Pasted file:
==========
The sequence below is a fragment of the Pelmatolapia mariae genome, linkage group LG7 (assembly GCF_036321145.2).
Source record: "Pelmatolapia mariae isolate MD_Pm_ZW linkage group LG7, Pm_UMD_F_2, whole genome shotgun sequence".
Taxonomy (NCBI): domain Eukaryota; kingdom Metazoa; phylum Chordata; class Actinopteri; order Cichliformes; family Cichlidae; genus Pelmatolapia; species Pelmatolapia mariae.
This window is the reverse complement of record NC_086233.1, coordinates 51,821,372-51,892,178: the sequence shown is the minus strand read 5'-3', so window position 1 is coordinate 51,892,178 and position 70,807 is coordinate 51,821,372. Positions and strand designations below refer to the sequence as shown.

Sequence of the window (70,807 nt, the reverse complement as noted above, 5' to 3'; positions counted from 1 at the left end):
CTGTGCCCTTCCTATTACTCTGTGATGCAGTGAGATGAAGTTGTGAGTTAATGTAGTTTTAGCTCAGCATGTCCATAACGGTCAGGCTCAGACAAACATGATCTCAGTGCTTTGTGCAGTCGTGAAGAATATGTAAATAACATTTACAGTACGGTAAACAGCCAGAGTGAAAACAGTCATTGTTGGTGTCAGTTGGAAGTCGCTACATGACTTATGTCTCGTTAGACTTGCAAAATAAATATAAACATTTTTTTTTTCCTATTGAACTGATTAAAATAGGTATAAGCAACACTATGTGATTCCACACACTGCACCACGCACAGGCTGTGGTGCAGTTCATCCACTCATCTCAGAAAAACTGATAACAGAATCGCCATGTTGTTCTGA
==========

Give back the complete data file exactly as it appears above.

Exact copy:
The sequence below is a fragment of the Pelmatolapia mariae genome, linkage group LG7 (assembly GCF_036321145.2).
Source record: "Pelmatolapia mariae isolate MD_Pm_ZW linkage group LG7, Pm_UMD_F_2, whole genome shotgun sequence".
Taxonomy (NCBI): domain Eukaryota; kingdom Metazoa; phylum Chordata; class Actinopteri; order Cichliformes; family Cichlidae; genus Pelmatolapia; species Pelmatolapia mariae.
This window is the reverse complement of record NC_086233.1, coordinates 51,821,372-51,892,178: the sequence shown is the minus strand read 5'-3', so window position 1 is coordinate 51,892,178 and position 70,807 is coordinate 51,821,372. Positions and strand designations below refer to the sequence as shown.

Sequence of the window (70,807 nt, the reverse complement as noted above, 5' to 3'; positions counted from 1 at the left end):
CTGTGCCCTTCCTATTACTCTGTGATGCAGTGAGATGAAGTTGTGAGTTAATGTAGTTTTAGCTCAGCATGTCCATAACGGTCAGGCTCAGACAAACATGATCTCAGTGCTTTGTGCAGTCGTGAAGAATATGTAAATAACATTTACAGTACGGTAAACAGCCAGAGTGAAAACAGTCATTGTTGGTGTCAGTTGGAAGTCGCTACATGACTTATGTCTCGTTAGACTTGCAAAATAAATATAAACATTTTTTTTTTCCTATTGAACTGATTAAAATAGGTATAAGCAACACTATGTGATTCCACACACTGCACCACGCACAGGCTGTGGTGCAGTTCATCCACTCATCTCAGAAAAACTGATAACAGAATCGCCATGTTGTTCTGA